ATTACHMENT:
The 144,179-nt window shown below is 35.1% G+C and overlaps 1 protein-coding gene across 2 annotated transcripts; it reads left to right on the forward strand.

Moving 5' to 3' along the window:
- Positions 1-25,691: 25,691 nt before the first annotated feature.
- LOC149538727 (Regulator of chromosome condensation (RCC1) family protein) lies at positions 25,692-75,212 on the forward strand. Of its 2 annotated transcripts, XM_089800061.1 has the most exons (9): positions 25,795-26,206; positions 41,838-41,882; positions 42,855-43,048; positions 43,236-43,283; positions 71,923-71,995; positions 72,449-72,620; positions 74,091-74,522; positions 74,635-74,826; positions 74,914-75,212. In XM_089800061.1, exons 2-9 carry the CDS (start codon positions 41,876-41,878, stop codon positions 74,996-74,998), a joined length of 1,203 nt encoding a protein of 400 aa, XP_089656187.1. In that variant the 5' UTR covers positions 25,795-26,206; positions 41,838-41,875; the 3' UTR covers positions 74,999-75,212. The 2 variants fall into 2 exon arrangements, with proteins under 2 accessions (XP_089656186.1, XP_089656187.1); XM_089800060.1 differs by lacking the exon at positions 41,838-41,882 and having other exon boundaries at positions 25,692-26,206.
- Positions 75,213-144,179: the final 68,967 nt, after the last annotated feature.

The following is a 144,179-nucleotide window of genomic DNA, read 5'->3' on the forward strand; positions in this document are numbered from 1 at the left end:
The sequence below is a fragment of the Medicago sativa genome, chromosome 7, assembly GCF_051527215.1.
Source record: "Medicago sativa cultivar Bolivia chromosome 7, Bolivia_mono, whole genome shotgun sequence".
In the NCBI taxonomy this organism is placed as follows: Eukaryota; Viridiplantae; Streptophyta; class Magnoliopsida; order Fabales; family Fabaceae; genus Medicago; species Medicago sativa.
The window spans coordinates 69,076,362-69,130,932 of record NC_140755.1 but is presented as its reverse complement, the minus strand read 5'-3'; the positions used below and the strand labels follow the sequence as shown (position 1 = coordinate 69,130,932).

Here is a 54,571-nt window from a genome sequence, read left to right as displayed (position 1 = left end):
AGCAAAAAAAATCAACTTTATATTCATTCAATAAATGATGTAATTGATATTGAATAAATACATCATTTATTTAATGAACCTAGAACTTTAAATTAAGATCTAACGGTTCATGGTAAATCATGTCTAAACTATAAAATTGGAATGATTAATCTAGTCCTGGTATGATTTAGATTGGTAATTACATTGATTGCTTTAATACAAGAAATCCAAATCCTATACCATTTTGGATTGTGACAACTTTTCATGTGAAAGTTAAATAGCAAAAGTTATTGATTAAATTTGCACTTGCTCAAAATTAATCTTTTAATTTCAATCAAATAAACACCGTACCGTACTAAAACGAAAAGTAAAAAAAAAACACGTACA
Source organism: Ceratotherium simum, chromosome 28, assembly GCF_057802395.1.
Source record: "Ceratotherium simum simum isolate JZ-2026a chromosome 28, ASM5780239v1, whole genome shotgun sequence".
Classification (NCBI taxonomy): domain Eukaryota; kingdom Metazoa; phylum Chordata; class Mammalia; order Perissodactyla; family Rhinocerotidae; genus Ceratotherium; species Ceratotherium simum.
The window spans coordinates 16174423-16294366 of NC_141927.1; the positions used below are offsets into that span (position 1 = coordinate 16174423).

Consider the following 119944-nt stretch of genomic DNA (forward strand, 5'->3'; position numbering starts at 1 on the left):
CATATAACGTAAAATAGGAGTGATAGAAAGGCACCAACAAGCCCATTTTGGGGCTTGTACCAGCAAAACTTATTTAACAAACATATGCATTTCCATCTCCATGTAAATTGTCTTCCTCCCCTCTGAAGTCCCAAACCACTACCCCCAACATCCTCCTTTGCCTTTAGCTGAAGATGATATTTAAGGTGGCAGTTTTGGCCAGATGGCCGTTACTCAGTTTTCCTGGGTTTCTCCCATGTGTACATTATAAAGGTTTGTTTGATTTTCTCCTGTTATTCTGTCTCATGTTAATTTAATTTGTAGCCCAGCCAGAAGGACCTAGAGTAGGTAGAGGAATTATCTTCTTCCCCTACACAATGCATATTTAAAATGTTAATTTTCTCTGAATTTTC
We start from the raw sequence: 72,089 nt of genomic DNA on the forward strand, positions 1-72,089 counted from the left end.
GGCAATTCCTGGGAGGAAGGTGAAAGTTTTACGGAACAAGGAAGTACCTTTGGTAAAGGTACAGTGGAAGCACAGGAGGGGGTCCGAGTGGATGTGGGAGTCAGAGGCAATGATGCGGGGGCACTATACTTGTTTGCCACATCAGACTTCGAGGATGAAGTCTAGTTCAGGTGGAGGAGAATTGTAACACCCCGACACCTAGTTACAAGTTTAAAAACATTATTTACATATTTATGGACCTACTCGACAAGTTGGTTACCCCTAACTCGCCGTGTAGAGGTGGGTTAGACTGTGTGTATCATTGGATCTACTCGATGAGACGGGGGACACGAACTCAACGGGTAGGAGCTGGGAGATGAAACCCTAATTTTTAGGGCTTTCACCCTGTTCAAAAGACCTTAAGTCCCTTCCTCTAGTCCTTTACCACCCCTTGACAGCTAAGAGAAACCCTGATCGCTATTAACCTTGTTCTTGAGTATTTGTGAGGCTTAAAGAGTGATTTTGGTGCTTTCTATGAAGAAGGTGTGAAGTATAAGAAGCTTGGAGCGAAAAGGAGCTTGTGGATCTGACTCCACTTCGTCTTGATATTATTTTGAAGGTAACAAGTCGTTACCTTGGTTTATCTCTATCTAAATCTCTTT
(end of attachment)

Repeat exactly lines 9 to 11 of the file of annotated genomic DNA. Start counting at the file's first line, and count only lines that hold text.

In the NCBI taxonomy this organism is placed as follows: Eukaryota; Viridiplantae; Streptophyta; class Magnoliopsida; order Fabales; family Fabaceae; genus Medicago; species Medicago sativa.
The window spans coordinates 69,076,362-69,130,932 of record NC_140755.1 but is presented as its reverse complement, the minus strand read 5'-3'; the positions used below and the strand labels follow the sequence as shown (position 1 = coordinate 69,130,932).

Here is a 54,571-nt window from a genome sequence, read left to right as displayed (position 1 = left end):